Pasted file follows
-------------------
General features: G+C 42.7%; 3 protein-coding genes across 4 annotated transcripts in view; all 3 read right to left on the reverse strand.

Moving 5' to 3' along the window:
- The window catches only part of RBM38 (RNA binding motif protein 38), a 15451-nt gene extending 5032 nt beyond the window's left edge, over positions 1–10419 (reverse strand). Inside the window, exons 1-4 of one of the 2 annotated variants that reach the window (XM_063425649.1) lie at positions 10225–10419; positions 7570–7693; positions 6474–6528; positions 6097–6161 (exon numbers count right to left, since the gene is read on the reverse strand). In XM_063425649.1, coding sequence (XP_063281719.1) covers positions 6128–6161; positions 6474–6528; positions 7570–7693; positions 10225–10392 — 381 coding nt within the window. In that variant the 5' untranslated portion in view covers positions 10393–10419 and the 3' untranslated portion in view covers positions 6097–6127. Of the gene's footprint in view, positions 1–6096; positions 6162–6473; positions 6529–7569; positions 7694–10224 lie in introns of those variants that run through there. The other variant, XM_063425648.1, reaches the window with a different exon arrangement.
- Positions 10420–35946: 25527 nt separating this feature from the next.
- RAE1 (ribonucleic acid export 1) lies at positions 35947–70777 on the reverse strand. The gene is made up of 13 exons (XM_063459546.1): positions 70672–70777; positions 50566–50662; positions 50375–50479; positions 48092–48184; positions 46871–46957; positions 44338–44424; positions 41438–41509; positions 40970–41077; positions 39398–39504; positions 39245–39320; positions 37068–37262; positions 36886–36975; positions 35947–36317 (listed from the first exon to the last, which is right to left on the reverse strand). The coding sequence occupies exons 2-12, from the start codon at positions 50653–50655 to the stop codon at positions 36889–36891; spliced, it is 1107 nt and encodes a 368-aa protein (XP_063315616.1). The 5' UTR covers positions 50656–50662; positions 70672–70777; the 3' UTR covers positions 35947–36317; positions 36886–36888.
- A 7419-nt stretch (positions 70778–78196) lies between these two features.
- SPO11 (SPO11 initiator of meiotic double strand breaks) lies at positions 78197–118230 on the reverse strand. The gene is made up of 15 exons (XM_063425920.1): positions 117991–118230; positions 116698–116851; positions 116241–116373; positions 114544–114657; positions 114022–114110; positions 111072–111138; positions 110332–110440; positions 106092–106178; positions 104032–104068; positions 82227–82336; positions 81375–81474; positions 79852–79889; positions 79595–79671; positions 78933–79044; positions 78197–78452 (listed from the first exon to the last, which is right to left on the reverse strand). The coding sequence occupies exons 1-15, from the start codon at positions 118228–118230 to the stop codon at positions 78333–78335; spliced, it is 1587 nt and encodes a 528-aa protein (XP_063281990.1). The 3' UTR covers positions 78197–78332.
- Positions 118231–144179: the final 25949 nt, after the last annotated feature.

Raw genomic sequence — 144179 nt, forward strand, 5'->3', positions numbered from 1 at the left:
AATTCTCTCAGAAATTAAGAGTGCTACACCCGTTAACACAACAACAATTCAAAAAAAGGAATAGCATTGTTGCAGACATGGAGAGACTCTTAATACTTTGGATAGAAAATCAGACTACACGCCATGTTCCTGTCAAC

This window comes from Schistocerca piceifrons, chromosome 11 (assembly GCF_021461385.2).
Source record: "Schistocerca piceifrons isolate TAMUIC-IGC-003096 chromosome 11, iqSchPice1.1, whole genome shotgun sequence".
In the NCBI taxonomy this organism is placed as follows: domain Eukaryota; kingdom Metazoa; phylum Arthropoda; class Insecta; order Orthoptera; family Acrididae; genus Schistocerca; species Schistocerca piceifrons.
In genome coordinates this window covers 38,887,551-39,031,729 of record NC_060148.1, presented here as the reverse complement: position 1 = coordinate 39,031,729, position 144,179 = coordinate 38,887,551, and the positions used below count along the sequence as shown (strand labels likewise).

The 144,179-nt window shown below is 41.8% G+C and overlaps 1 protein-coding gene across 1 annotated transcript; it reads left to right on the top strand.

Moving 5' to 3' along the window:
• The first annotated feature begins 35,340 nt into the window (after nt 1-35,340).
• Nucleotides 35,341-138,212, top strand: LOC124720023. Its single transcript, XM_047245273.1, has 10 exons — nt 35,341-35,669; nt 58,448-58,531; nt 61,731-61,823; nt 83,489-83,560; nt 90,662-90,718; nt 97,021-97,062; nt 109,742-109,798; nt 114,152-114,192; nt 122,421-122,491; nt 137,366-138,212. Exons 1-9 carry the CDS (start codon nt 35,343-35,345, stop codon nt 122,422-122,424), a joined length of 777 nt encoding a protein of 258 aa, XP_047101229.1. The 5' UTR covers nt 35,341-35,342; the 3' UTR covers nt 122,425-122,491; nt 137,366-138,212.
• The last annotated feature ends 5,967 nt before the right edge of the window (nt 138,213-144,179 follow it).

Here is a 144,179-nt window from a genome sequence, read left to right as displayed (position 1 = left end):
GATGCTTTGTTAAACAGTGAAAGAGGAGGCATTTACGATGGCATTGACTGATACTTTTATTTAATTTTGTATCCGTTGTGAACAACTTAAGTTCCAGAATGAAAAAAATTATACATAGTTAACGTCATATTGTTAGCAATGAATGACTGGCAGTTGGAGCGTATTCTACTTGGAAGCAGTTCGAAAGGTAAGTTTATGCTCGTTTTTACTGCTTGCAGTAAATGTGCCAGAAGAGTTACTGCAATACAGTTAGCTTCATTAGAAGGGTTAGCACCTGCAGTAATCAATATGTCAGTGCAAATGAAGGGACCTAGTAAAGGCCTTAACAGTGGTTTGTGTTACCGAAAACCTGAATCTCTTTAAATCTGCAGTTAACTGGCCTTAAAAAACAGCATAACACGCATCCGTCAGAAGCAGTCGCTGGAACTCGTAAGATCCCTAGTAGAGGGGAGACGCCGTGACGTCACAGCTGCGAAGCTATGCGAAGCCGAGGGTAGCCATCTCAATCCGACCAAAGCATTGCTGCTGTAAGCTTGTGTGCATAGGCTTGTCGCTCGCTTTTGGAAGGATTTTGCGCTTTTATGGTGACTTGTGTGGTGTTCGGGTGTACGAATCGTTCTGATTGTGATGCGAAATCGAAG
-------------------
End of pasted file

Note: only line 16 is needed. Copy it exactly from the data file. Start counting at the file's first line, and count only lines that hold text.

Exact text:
Moving 5' to 3' along the window: